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Tin(IV) Oxide

SnO2
CAS 18282-10-5


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(2N) 99% Tin(IV) Oxide SN4-OX-02 Request Quote
(3N) 99.9% Tin(IV) Oxide SN4-OX-03 Request Quote
(4N) 99.99% Tin(IV) Oxide SN4-OX-04 Request Quote
(5N) 99.999% Tin(IV) Oxide SN4-OX-05 Request Quote

CHEMICAL
IDENTIFIER
Formula CAS No. PubChem CID MDL No. EC No IUPAC Name Beilstein
Re. No.
SMILES
Identifier
InChI
Identifier
InChI
Key
SnO2 18282-10-5 29011 MFCD00011244 242-159-0 dioxotin N/A O=[Sn]=O InChI=1S/2O.Sn XOLBLPGZBRYERU-UHFFFAOYSA-N

PROPERTIES Compound Formula Mol. Wt. Appearance Melting Point Boiling Point Density Exact Mass Monoisotopic Mass Charge MSDS
O2Sn 150.69 White to gray powder 1630 °C
(2966 °F)
1800–1900 °C
(sublimes)
6.95 g/cm3 151.892024 151.892024 0 Safety Data Sheet

Oxide IonTin(IV) Oxide (Stannic Oxide, or Tin Dioxide) is a highly insoluble thermally stable Tin source suitable for glass, optic and ceramic applications.Tin oxide is a colorless inorganic compound of tin and oxygen and has two forms, a stable blue-black form and a metastable red form. Oxide compounds are not conductive to electricity. However, certain perovskite structured oxides are electronically conductive finding application in the cathode of solid oxide fuel cells and oxygen generation systems. They arecompounds containing at least one oxygen anion and one metallic cation. They are typically insoluble in High Purity (99.999%) Tin Oxide (SnO) Powderaqueous solutions (water) and extremely stable making them useful in ceramic structures as simple as producing clay bowls to advanced electronics and in light weight structural components in aerospace and electrochemical applications such as fuel cells in which they exhibit ionic conductivity. Metal oxide compounds are basic anhydridesand can therefore react with acids and with strong reducing agents in redox reactions. Tin Oxide is also available in pellets, pieces, sputtering targets, tablets, and nanopowder (from American Elements' nanoscale production facilities). See Nanotechnology for more nanotechnology applications information. Tin Oxide is generally immediately available in most volumes. High purity, submicron and nanopowder forms may be considered. Additional technical, research and safety (MSDS) information is available.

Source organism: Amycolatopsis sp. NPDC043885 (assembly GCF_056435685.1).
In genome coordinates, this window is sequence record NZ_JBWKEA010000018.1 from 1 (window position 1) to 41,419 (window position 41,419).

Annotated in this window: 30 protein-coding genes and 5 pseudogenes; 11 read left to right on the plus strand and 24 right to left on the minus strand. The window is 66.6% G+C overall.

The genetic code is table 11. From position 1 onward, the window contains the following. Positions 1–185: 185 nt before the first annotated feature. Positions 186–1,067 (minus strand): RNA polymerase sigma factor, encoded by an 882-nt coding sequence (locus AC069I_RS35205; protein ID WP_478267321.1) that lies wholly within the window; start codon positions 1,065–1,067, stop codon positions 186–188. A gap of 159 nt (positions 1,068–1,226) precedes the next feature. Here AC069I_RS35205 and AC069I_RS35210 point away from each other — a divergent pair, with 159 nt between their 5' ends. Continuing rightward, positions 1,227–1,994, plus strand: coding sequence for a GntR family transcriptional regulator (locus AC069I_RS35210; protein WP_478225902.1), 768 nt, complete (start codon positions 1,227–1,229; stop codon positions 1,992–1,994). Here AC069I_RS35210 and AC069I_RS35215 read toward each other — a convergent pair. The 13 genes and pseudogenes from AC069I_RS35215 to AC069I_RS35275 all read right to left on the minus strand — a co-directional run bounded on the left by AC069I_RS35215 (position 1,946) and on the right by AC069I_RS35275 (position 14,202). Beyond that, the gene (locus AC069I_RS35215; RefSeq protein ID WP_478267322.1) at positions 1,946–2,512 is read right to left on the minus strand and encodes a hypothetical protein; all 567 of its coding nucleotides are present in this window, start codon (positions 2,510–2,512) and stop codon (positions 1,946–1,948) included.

Tin Bohr ModelTin (Sn) atomic and molecular weight, atomic number and elemental symbolTin (atomic symbol: Sn, atomic number: 50) is a Block P, Group 14, Period 5 element with an atomic weight of 118.710. The number of electrons in each of tin's shells is 2, 8, 18, 18, 4 and its electron configuration is [Kr] 4d10 5s2 5p2. The tin atom has a radius of 140.5 pm and a Van der Waals radius of 217 pm.In its elemental form, tin has a silvery-gray metallic appearance. It is malleable, ductile and highly crystalline. High Purity (99.9999%) Tin (Sn) MetalTin has nine stable isotopes and 18 unstable isotopes. Under 3.72 degrees Kelvin, Tin becomes a superconductor. Applications for tin include soldering, plating, and such alloys as pewter. The first uses of tin can be dated to the Bronze Age around 3000 BC in which tin and copper were combined to make the alloy bronze. The origin of the word tin comes from the Latin word Stannum which translates to the Anglo-Saxon word tin. For more information on tin, including properties, safety data, research, and American Elements' catalog of tin products, visit the Tin element page.


HEALTH, SAFETY & TRANSPORTATION INFORMATION
Material Safety Data Sheet MSDS
Signal Word N/A
Hazard Statements N/A
Hazard Codes N/A
Risk Codes N/A
Safety Precautions N/A
RTECS Number XQ4000000